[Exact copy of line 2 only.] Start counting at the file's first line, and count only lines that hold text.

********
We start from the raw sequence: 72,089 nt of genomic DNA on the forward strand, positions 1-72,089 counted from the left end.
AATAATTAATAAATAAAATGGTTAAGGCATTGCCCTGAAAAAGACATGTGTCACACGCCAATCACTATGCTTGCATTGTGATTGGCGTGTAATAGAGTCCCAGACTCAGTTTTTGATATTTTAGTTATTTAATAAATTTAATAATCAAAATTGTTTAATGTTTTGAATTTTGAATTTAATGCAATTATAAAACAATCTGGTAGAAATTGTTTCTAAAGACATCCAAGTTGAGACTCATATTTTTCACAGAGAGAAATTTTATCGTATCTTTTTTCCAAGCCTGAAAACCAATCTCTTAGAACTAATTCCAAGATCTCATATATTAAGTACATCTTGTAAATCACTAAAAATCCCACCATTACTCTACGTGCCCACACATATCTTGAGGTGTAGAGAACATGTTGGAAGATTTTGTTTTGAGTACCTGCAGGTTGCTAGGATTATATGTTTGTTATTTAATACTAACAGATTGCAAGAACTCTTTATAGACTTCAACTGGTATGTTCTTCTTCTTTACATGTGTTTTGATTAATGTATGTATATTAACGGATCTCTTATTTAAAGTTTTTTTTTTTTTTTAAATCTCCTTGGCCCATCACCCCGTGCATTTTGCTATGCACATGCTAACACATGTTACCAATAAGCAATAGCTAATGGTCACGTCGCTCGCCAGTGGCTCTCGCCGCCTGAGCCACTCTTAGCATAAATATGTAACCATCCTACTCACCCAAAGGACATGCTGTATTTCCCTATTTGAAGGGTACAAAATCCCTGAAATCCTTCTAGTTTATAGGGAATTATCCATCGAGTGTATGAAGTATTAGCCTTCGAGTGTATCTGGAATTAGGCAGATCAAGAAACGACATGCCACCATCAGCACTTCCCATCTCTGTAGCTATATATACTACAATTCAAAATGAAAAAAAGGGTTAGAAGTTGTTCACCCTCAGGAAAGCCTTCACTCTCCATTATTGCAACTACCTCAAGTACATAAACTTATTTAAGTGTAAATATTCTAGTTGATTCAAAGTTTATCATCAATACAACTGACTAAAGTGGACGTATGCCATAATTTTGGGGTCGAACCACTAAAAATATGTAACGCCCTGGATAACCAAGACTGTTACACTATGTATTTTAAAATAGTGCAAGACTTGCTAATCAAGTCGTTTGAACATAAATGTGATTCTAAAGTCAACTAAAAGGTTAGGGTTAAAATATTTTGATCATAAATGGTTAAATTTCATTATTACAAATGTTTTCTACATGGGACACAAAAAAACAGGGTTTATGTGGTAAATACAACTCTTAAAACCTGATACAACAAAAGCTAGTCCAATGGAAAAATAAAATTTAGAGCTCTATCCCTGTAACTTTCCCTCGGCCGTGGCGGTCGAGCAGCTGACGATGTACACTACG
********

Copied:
AATAATTAATAAATAAAATGGTTAAGGCATTGCCCTGAAAAAGACATGTGTCACACGCCAATCACTATGCTTGCATTGTGATTGGCGTGTAATAGAGTCCCAGACTCAGTTTTTGATATTTTAGTTATTTAATAAATTTAATAATCAAAATTGTTTAATGTTTTGAATTTTGAATTTAATGCAATTATAAAACAATCTGGTAGAAATTGTTTCTAAAGACATCCAAGTTGAGACTCATATTTTTCACAGAGAGAAATTTTATCGTATCTTTTTTCCAAGCCTGAAAACCAATCTCTTAGAACTAATTCCAAGATCTCATATATTAAGTACATCTTGTAAATCACTAAAAATCCCACCATTACTCTACGTGCCCACACATATCTTGAGGTGTAGAGAACATGTTGGAAGATTTTGTTTTGAGTACCTGCAGGTTGCTAGGATTATATGTTTGTTATTTAATACTAACAGATTGCAAGAACTCTTTATAGACTTCAACTGGTATGTTCTTCTTCTTTACATGTGTTTTGATTAATGTATGTATATTAACGGATCTCTTATTTAAAGTTTTTTTTTTTTTTTAAATCTCCTTGGCCCATCACCCCGTGCATTTTGCTATGCACATGCTAACACATGTTACCAATAAGCAATAGCTAATGGTCACGTCGCTCGCCAGTGGCTCTCGCCGCCTGAGCCACTCTTAGCATAAATATGTAACCATCCTACTCACCCAAAGGACATGCTGTATTTCCCTATTTGAAGGGTACAAAATCCCTGAAATCCTTCTAGTTTATAGGGAATTATCCATCGAGTGTATGAAGTATTAGCCTTCGAGTGTATCTGGAATTAGGCAGATCAAGAAACGACATGCCACCATCAGCACTTCCCATCTCTGTAGCTATATATACTACAATTCAAAATGAAAAAAAGGGTTAGAAGTTGTTCACCCTCAGGAAAGCCTTCACTCTCCATTATTGCAACTACCTCAAGTACATAAACTTATTTAAGTGTAAATATTCTAGTTGATTCAAAGTTTATCATCAATACAACTGACTAAAGTGGACGTATGCCATAATTTTGGGGTCGAACCACTAAAAATATGTAACGCCCTGGATAACCAAGACTGTTACACTATGTATTTTAAAATAGTGCAAGACTTGCTAATCAAGTCGTTTGAACATAAATGTGATTCTAAAGTCAACTAAAAGGTTAGGGTTAAAATATTTTGATCATAAATGGTTAAATTTCATTATTACAAATGTTTTCTACATGGGACACAAAAAAACAGGGTTTATGTGGTAAATACAACTCTTAAAACCTGATACAACAAAAGCTAGTCCAATGGAAAAATAAAATTTAGAGCTCTATCCCTGTAACTTTCCCTCGGCCGTGGCGGTCGAGCAGCTGACGATGTACACTACG